Strategic Plan vs. Aggregate Tactical Plan

"Matt, we need your input into the 3-year strategic plan." I was a network security engineer. I configured firewalls and tried to stop intruders. The question didn't make any sense to me. "Could you please tell me what you mean by that?"

"The CIO is putting his 3-year strategic plan together. We need to know what projects you think we'll need to do over the next 3 years."

"What will you do with that?"

"We'll roll it up with everyone else's input and turn it into a strategic plan."

"So let me make sure I understand: you're going to take my ideas about security projects that we might need, add in other peoples ideas about projects for their teams, and then the CIO will use that to make the strategic plan?"

"Yeah. We need it today."

If you aren't laughing yet, you shouldn't be reading this post. Unless you're wincing. That counts.

Well, I began using the term "Aggregate Tactical Plan" on that day. For the rest of the time I worked there, whenever someone mentioned the "Strategic Plan" I would say, "You mean our Aggregate Tactical Plan?" They never liked my name for the plan.

When tactical thinkers get into leadership positions, they don't suddenly start thinking strategically. They start using words associated with strategic thinking, like "3-year Strategic Plan." They say things like, "What's our strategy for getting the phone system upgraded by November?" But they never actually think in terms of, or portray, strategy.

Strategy is the result of deep consideration and pondering. For a tactical person to arrive at strategy is possible, but it involves asking "why" a lot. "Why should we do this or that" can lead to a somewhat bigger view of what needs to be done. Continually pushing one's thoughts up that hierarchy of actions eventually leads to the ability to think about vision and direction. Eventually one can resist the urge to plunge into battle details and focus on the war.

IT might be the worst at this. IT has some deep thinkers (and not all in management) who understand strategy and don't get recognized for it. Then there is the rest of IT who is either incapable of or disinclined toward strategy.

So for those of you who are going be promoted to IT Management and put your engineers in intellectual harm's way, here are some ideas to consider when you have to craft a strategic plan.

Highest-Level Strategy

This is where you define your overall direction or your ultimate desired outcome.

Q: What do we produce?
A: Delighted Clients. [See Steve Denning's article.]
  • Engineers who can turn out good products faster.
  • Salespeople who can sell solutions more easily.
  • Executives who can execute on strategic goals.

By the way, if your focus is on how you're going to report on SLAs so that you can prove that you're doing your job, you are losing. All you have to do is ask the employees a simple question: "Would you be sad to see IT management replaced?" Most SLAs are B.S. and everyone knows it. I've never worked at a company where IT at some level didn't rig the metrics or the reporting.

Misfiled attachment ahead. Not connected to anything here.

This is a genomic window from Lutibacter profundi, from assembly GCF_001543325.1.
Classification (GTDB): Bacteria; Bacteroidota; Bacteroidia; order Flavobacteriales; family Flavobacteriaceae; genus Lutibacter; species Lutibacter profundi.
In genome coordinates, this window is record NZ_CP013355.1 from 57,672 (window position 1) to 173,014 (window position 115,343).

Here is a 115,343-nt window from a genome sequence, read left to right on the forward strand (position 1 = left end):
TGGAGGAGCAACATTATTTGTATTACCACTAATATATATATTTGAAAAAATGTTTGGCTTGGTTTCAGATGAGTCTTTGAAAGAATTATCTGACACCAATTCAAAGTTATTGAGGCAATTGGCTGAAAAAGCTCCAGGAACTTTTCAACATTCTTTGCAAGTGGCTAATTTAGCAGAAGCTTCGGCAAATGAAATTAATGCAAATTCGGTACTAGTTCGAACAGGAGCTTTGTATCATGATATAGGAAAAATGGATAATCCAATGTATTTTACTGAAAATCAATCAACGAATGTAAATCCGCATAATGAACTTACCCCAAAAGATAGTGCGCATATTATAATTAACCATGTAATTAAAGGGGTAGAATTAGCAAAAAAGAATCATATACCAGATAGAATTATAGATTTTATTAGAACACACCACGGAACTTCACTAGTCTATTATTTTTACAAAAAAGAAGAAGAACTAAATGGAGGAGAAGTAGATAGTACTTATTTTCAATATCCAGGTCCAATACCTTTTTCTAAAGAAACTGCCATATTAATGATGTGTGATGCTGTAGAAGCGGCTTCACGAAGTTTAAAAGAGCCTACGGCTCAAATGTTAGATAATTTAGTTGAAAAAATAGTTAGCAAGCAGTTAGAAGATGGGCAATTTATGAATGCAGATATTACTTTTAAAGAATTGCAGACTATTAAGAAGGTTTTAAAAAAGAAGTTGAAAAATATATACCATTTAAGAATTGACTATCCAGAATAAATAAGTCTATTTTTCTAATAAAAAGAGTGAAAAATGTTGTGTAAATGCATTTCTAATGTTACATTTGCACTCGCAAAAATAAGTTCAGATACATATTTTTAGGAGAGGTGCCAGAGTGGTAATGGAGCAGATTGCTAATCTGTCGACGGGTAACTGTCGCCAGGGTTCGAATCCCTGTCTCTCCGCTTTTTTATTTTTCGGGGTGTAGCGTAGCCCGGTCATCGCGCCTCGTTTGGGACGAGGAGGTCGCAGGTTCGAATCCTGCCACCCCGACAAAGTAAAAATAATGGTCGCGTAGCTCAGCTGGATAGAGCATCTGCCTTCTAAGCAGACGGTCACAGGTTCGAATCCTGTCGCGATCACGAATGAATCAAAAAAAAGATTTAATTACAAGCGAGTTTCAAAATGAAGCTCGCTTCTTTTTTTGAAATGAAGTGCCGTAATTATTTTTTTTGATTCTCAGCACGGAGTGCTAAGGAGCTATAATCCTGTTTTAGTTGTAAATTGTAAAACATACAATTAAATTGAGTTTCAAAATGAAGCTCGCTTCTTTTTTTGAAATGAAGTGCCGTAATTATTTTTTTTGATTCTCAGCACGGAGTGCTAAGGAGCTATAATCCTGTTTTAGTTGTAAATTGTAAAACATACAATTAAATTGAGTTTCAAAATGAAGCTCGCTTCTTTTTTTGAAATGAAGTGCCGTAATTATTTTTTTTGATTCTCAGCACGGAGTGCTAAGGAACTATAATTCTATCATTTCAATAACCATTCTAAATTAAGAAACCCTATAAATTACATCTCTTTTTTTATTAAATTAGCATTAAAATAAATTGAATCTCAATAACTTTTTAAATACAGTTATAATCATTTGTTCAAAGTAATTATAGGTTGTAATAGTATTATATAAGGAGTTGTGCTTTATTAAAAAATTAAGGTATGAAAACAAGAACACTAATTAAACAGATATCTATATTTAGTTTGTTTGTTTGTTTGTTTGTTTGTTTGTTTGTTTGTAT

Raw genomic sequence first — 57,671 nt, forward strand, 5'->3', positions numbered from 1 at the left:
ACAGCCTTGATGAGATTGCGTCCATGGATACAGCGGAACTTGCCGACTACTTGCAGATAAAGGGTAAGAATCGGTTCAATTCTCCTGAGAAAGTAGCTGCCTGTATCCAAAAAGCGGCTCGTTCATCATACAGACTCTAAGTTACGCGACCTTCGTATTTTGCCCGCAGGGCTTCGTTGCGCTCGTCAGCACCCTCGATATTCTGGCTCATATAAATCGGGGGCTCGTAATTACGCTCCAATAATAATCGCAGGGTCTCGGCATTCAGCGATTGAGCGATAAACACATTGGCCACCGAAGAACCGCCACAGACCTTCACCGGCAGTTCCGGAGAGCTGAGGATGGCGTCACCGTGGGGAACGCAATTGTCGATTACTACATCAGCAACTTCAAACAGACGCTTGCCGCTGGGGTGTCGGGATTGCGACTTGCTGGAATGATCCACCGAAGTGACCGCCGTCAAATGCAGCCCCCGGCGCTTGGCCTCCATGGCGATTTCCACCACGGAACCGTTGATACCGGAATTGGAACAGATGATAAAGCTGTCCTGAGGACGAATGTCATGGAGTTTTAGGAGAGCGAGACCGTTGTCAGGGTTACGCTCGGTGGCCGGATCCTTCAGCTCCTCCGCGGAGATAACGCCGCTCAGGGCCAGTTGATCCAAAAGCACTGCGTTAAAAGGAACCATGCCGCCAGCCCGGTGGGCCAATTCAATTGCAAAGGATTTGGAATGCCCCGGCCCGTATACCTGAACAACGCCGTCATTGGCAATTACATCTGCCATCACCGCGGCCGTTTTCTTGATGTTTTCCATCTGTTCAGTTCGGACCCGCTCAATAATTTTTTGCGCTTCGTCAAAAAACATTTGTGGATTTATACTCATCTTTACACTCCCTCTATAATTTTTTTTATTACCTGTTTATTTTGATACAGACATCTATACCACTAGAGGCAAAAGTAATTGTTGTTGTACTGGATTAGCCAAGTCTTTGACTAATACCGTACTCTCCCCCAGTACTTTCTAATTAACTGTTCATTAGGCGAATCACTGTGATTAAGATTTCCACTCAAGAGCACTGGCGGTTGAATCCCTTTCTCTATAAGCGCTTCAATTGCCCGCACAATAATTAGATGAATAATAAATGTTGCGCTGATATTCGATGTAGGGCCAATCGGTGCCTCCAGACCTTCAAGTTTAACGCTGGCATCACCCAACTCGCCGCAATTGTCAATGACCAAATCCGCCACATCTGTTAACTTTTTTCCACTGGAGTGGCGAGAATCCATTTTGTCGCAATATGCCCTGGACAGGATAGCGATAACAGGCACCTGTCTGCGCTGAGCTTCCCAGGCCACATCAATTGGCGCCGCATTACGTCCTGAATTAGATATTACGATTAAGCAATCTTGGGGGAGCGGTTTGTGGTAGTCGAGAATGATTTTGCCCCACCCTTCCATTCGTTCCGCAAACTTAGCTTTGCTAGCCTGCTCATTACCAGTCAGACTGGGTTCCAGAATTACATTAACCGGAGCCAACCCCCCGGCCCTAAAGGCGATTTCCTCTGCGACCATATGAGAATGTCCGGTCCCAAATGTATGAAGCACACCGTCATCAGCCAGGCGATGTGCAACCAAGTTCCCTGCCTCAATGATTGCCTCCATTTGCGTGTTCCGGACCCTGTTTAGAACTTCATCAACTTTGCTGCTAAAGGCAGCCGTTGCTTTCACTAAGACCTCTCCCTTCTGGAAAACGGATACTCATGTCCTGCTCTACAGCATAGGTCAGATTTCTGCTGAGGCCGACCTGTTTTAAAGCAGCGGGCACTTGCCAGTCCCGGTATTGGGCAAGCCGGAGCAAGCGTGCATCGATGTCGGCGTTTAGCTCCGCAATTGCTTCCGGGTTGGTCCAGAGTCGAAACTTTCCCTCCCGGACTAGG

(Also, notice that I asked a"what" question. You should have already answered "Why?" Visit Simon Sinek for more.)

Mid-Level Strategic Talking Points

Here's where you flesh out at a high level what you're strategy means operationally. Try asking questions.

A: By enabling and facilitating.
  • Clear roadblocks.
  • Mask corporate turmoil.
  • Provide clarity and prioritization.
  • Minimize fire drills.
  • Resolve concerns and be transparent.
  • Focus on relationships over rules.
  • Allow employees to focus on delighting the client.
Q: How will we manage?
A: We will expend 20% effort to get 80% results on things like:
  • Measuring
  • Documenting
  • Policy creation and maintenance
  • Reporting
  • Compliance (with obvious exceptions)
  • Forms
  • Meetings
Q: How will we communicate?
A: We will communicate transparently.
  • Frankly
  • With full disclosure (except where prohibited)
  • Promptly
  • Often
  • Unambiguously
Q: What will we reward?
A: We will overtly reward innovation, creativity, and the extra mile.
  • Rely on our experts; don't dictate to them.
  • Foster cross-team collaboration and synergy.
  • Provide time, incentives, and recognition for valuable behavior
Q: What kind of team will we build?
A: Fully engaged and leveraged.
  • horizontal, cross-discipline integration
  • natural collaboration
  • spontaneous and assigned mentoring
  • constant personnel development and promotion
Q: What will our systems and applications look like?
A: Primary features: elegance and simplicity.
  • Simplify processes and minimize rules.
  • Encourage risk taking and judgment calls within thresholds.
  • Reduce system and configuration complexity.
  • Make things reproducible, intuitive, and intrinsically documented.

If this list makes you want to define forms, meetings, policies, or org charts, you're thinking tactically. If it gives you a vision of a team that functions with enthusiasm an generates high-volume, high-quality output, you're on target.

Of course, questions like these lead to action plans. Action plans bridge the gap between strategic and tactical thinking. The more detailed they are, the more tactical they are. You need action plans.

However, a list of projects that you'll execute on, especially if it was handed to you by the business units, is not a strategic plan. It's a project list. It's the tactical outcome of your strategic goal to delight your clients.

Try to learn to think about the big picture, or at least the medium-sized picture. If your approach to building and running your organization is overly tactical, you will end up spending too much time tweaking minutia and minimizing the ability of your people to do great things for you.

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